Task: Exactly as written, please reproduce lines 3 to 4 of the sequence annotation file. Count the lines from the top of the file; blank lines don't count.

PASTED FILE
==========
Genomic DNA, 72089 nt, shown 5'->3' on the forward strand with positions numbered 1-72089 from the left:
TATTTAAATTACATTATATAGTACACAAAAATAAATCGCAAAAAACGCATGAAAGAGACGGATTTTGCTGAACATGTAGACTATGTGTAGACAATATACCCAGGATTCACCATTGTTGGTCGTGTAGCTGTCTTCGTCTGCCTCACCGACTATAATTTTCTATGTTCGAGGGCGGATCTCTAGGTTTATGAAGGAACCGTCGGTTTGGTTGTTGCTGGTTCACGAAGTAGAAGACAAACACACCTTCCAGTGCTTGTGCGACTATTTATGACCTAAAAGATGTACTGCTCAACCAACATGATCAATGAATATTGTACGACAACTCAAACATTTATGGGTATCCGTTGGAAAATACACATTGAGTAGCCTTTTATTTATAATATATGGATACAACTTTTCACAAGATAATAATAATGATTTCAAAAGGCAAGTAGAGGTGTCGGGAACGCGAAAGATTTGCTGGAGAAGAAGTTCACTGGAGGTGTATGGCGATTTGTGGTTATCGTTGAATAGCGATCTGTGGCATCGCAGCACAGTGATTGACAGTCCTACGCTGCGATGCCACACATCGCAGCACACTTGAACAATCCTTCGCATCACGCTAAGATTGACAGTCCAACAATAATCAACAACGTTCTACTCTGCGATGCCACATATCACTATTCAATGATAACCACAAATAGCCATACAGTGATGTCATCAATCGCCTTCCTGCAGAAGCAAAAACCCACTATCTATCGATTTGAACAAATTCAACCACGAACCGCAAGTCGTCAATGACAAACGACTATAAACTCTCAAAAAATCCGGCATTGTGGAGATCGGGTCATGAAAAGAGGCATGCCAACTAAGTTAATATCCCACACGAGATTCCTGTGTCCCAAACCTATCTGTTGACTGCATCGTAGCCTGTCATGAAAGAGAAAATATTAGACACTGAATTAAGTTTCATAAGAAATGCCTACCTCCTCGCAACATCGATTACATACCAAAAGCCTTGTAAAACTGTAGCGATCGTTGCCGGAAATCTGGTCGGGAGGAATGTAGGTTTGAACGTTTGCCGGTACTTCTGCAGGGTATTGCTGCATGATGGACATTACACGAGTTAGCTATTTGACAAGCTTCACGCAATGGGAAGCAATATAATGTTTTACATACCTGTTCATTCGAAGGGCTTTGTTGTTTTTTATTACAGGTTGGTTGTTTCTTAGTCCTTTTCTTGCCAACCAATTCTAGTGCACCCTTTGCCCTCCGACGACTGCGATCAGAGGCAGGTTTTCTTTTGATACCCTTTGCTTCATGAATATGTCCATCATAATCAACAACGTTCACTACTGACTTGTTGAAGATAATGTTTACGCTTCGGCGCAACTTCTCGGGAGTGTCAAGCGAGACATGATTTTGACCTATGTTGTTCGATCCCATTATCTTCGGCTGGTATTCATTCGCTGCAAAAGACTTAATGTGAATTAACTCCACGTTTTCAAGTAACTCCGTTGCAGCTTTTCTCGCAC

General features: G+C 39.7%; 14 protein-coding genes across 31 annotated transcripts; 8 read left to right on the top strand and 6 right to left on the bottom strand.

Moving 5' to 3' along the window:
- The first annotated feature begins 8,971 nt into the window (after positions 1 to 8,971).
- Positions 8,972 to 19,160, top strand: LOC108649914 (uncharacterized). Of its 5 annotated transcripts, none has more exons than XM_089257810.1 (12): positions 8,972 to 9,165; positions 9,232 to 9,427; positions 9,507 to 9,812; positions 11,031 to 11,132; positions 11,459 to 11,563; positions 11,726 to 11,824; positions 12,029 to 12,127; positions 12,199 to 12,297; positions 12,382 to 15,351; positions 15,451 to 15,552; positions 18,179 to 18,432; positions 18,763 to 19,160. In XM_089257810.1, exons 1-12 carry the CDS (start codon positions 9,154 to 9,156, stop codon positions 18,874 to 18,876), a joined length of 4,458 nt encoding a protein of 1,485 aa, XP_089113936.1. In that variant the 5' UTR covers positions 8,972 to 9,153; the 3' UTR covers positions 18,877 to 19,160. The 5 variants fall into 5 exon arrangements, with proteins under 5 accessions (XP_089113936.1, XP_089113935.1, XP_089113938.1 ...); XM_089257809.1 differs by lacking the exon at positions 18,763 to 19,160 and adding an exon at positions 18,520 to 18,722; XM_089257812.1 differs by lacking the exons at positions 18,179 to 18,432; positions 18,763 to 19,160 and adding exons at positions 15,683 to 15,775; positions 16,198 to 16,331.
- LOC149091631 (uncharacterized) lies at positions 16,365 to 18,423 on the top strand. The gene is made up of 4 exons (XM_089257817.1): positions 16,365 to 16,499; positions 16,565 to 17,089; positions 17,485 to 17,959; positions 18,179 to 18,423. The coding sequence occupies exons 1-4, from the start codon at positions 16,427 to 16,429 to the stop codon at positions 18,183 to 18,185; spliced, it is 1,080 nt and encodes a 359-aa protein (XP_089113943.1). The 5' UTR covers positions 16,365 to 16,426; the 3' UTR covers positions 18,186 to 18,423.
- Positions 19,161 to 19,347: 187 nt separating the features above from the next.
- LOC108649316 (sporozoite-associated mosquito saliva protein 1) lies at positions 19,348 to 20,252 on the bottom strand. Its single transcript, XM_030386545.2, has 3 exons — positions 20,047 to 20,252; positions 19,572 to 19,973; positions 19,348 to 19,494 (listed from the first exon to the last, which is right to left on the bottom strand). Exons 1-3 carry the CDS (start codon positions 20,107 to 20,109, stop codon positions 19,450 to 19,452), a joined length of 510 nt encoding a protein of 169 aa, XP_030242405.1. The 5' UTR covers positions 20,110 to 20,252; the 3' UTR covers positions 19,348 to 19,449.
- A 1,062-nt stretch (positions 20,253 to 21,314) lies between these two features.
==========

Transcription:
General features: G+C 39.7%; 14 protein-coding genes across 31 annotated transcripts; 8 read left to right on the top strand and 6 right to left on the bottom strand.

Moving 5' to 3' along the window: